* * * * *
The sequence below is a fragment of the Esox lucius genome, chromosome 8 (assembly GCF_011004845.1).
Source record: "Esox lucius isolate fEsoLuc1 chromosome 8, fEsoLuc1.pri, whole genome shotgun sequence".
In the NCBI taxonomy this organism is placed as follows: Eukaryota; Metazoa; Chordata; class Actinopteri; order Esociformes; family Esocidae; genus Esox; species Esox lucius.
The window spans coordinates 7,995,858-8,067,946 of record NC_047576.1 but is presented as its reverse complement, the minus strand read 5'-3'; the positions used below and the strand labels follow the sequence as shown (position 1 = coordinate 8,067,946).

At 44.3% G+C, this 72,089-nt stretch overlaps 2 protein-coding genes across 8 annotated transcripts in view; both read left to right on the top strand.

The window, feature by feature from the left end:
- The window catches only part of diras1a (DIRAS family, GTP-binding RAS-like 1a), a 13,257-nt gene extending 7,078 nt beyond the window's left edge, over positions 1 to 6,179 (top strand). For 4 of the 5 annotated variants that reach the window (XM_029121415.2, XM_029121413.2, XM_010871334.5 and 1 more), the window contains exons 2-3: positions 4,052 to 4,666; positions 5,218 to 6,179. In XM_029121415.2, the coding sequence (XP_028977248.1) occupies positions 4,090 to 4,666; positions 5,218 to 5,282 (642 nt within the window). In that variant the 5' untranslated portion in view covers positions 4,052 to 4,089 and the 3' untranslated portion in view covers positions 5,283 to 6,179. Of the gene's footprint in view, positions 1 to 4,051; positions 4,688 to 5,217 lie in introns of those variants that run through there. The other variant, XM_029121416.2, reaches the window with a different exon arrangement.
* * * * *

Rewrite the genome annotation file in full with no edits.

The sequence below is a fragment of the Esox lucius genome, chromosome 8 (assembly GCF_011004845.1).
Source record: "Esox lucius isolate fEsoLuc1 chromosome 8, fEsoLuc1.pri, whole genome shotgun sequence".
In the NCBI taxonomy this organism is placed as follows: Eukaryota; Metazoa; Chordata; class Actinopteri; order Esociformes; family Esocidae; genus Esox; species Esox lucius.
The window spans coordinates 7,995,858-8,067,946 of record NC_047576.1 but is presented as its reverse complement, the minus strand read 5'-3'; the positions used below and the strand labels follow the sequence as shown (position 1 = coordinate 8,067,946).

At 44.3% G+C, this 72,089-nt stretch overlaps 2 protein-coding genes across 8 annotated transcripts in view; both read left to right on the top strand.

The window, feature by feature from the left end:
- The window catches only part of diras1a (DIRAS family, GTP-binding RAS-like 1a), a 13,257-nt gene extending 7,078 nt beyond the window's left edge, over positions 1 to 6,179 (top strand). For 4 of the 5 annotated variants that reach the window (XM_029121415.2, XM_029121413.2, XM_010871334.5 and 1 more), the window contains exons 2-3: positions 4,052 to 4,666; positions 5,218 to 6,179. In XM_029121415.2, the coding sequence (XP_028977248.1) occupies positions 4,090 to 4,666; positions 5,218 to 5,282 (642 nt within the window). In that variant the 5' untranslated portion in view covers positions 4,052 to 4,089 and the 3' untranslated portion in view covers positions 5,283 to 6,179. Of the gene's footprint in view, positions 1 to 4,051; positions 4,688 to 5,217 lie in introns of those variants that run through there. The other variant, XM_029121416.2, reaches the window with a different exon arrangement.